A ceiling fan can save your household a bundle on heating and cooling costs, while keeping everyone comfortable, too. Plus, many modern ceiling fans are incredibly stylish and come with cool features.
If you already have a light fixture (or another fan) installed in your ceiling, then replacing it with the shiny new ceiling fan of your choice shouldn’t be too hard. The wiring is already in place, and while you’ll have to make sure you have a fan-rated electrical box in your ceiling to support the weight of the fan, you have some options for how to achieve that. Follow these steps to upgrade your light fixture to a ceiling fan. It’s so easy, you’ll want to put fans in every room.
Remove the Fixture and Install a Fan-Rated Electrical Box
Whenever you do any kind of electrical work in your home, make extra, extra sure that you turn off the current to the room where you’ll be working. It’s literally a matter of life and death. Shut off the power to the room at the breaker box, and at the wall switch in the room for good measure. It’s not a bad idea to break out a voltage tester once you have wires exposed, just to verify that the current is indeed dead.
With the power off, you can remove the old light fixture or ceiling fan. If you’re taking down an old fan, you’ll probably need someone to help you safely remove it from the ceiling, because fans are heavy. But you should be able to handle a light fixture on your own, unless it’s a large or elaborate one. Remove the screws that hold the fixture in place, then lower it from the ceiling, exposing the wires. You should be able to remove the plastic wire caps and disconnect the wires by twisting them apart.
If you’re replacing a light fixture with a ceiling fan, you’re going to need to install a fan-rated electrical box in your ceiling. Fans exert a lot of force, so the electrical box that held your light fixture up won’t work for a fan. Ideally, you should screw the fan-rated box directly into a joist. If your light fixture wasn’t located over a joist, though, you can do one of three things.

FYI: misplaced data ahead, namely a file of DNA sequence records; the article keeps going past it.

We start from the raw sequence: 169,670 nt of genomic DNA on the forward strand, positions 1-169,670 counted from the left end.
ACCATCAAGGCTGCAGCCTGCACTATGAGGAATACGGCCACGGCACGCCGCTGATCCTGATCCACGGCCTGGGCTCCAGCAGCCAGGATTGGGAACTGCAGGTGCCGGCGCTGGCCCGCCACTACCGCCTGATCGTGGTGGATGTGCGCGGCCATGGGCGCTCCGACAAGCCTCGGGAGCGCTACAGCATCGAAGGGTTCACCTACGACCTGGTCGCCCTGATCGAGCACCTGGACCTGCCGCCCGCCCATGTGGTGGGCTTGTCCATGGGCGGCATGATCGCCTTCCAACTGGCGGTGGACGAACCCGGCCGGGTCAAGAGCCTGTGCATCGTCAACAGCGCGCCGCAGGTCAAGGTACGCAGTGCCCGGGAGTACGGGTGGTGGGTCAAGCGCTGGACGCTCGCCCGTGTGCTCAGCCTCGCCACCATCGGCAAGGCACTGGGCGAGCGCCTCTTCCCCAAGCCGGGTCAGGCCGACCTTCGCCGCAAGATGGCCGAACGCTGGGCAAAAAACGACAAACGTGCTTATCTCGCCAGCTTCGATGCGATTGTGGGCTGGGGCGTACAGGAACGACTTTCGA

You can access the ceiling from above, through the attic, and fasten a two-by-four between the joists, so it runs above the hole in your ceiling. If you don’t have access through the attic, you can get an expanding metal brace and insert it through the hole from below — once expanded, it will bite into the joists on either side and create a sturdy foundation for your electrical box. Finally, you can choose to move the fan — this is a good choice if your light fixture wasn’t far from the nearest joist. You’ll have to cut a second hold in your ceiling, and use a ceiling medallion to cover up the old hole.
Hang the Mounting Bracket
With the fan-rated electrical box in place, you can hang the mounting bracket by fastening it to the electrical box with 1.5-inch no. 10 screws. Feed the wires from the ceiling down through the bracket. Wrap the ground wire (the green or bare one) around the grounding screw in the electrical box and let the end hand down — you will also connect it to the ground wire in the fan motor assembly.
Assemble and Install the Fan Motor
Assemble the fan motor on the floor and thread the wires through the canopy and downrod. Thread the downrod into the motor housing and lock the locking screw. Modern ceiling fans come with everything you need to install them on a flat ceiling of average height, but you might need a longer downrod if you have an unusually high or steeply pitched ceiling.
You should be able to hang the fan motor from the mounting bracket while you connect the wiring. Connect the wiring by twisting the bare ends of the wires together and securing them with wire caps. Connect black to black, white to white, and ground (green or bare) to ground (green or bare). Once the wiring is hooked up, you can lift the motor assembly into position and secure it to the mounting bracket. Lift the canopy up to the ceiling and secure it using the two screws provided.
Attach the Blades and Hook up the Light Fixture
With your fan motor wired up and securely fastened to the mounting bracket, you can attach the blades and install the light fixture. Screw a blade bracket onto each blade before attaching the blades to the fan motor. Finally, wire up the light fixture if your new fan has one. On most modern fans, the light fixture will just plug in. If you need to wire it up, though, you do it the same way you wired up the motor assembly — black to black, white to white, green or bare to green or bare. Put the finishing touch on by adding the glass shades and light bulbs. Finally, it’s time to turn the breaker back on and try out your new fan!